In the half-decade it has taken Microsoft Corp. to develop a new version of its Windows computer operating system, Google Inc. has blossomed from a little-watched Internet search engine to emerge as one of Microsoft's biggest threats.
Words such as "blog" and "spyware" have entered the popular lexicon, in their own ways transforming the online experience. The iPod and the BlackBerry have revolutionized on-the-go gadgetry, becoming just two of the myriad competitors challenging the world's largest software company.
Meanwhile, Microsoft has undergone major changes of its own, including a massive retrenchment to focus on security and moves to get further into businesses as varied as videogame consoles and online mapping.
Yet the company has struggled to push out the next release of its flagship product.
"The product is clearly now really late," said Rob Enderle, who is among the industry analysts who once expected the new Windows version as early as 2003.
Microsoft announced this week that the consumer version of Vista will be delayed again, until early next year, further extending the yearslong gap between major Windows releases. (A version for large business customers is due out in November.)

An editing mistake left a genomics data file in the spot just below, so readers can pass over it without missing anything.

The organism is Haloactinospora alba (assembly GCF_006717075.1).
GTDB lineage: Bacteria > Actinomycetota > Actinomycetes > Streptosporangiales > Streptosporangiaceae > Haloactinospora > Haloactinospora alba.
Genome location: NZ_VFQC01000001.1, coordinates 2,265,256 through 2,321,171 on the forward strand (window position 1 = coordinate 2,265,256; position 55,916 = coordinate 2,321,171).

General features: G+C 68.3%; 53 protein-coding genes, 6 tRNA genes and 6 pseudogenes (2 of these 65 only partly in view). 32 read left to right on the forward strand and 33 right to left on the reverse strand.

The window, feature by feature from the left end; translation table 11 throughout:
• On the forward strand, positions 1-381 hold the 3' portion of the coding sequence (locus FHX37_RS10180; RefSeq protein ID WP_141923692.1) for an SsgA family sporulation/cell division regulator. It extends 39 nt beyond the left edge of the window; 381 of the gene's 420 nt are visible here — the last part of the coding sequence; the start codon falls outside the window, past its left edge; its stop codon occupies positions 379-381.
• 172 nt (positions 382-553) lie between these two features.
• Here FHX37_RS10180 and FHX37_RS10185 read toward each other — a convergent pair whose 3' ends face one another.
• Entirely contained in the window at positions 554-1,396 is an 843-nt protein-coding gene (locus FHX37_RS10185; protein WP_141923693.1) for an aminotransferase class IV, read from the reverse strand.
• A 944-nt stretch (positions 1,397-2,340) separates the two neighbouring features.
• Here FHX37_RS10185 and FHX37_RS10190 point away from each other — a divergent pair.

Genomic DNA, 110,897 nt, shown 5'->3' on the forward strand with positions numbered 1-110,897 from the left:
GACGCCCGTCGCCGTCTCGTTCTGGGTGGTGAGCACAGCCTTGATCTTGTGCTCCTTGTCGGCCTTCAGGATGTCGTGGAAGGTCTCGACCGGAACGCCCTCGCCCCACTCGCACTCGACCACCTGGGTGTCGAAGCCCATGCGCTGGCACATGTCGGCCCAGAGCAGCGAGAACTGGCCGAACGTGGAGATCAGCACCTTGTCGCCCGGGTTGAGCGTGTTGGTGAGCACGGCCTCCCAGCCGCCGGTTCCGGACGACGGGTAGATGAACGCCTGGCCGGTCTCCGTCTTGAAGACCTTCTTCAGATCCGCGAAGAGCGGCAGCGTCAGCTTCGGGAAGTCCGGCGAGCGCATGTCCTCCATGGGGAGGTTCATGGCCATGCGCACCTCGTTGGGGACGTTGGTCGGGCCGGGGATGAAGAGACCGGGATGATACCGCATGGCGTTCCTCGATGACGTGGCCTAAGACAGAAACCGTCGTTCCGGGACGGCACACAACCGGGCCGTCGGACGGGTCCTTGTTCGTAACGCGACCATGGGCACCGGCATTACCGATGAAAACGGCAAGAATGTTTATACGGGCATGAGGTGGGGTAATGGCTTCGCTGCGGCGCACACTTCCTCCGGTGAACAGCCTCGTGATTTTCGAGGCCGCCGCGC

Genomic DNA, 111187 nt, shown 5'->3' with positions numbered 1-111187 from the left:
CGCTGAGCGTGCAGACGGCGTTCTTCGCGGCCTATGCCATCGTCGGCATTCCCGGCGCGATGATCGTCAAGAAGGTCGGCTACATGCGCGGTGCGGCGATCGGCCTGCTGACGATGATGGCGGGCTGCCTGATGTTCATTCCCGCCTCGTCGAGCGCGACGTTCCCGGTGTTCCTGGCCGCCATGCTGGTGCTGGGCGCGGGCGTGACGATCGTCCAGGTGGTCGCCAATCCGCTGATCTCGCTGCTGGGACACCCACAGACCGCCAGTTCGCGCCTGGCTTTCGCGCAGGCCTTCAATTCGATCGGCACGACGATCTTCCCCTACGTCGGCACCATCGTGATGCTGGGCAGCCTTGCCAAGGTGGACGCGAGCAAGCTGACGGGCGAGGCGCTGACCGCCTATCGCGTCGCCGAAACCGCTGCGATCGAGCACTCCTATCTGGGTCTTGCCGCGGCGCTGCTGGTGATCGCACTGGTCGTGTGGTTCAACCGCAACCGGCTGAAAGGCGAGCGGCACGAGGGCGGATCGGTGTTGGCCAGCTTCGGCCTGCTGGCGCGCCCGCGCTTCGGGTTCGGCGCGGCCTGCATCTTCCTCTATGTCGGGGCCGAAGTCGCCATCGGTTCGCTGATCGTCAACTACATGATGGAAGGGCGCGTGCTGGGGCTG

The delay, which the company said resulted in part from efforts to improve security, is the latest in a series of hiccups for Windows Vista.
The release of Vista was thrown off track in early 2002, when Chairman Bill Gates ordered the entire company to focus on improving the security of its existing and future products, following a series of embarrassing breaches.
The time-consuming effort, which included a major security update, Service Pack 2, for the current Windows XP, has helped keep Microsoft customers safe from Internet attackers. But the work also took engineers away from developing Vista.
"We made the decision that it was more important for our customers to improve the security of our existing products than it was to accelerate the introduction of (Windows Vista)," said Brad Goldberg, general manager of Microsoft's Windows Client product management, reports AP.
Doctors at a US military hospital in Germany discovered an infection in a wounded Ukrainian soldier that could not be treated with any available type of antibiotic drugs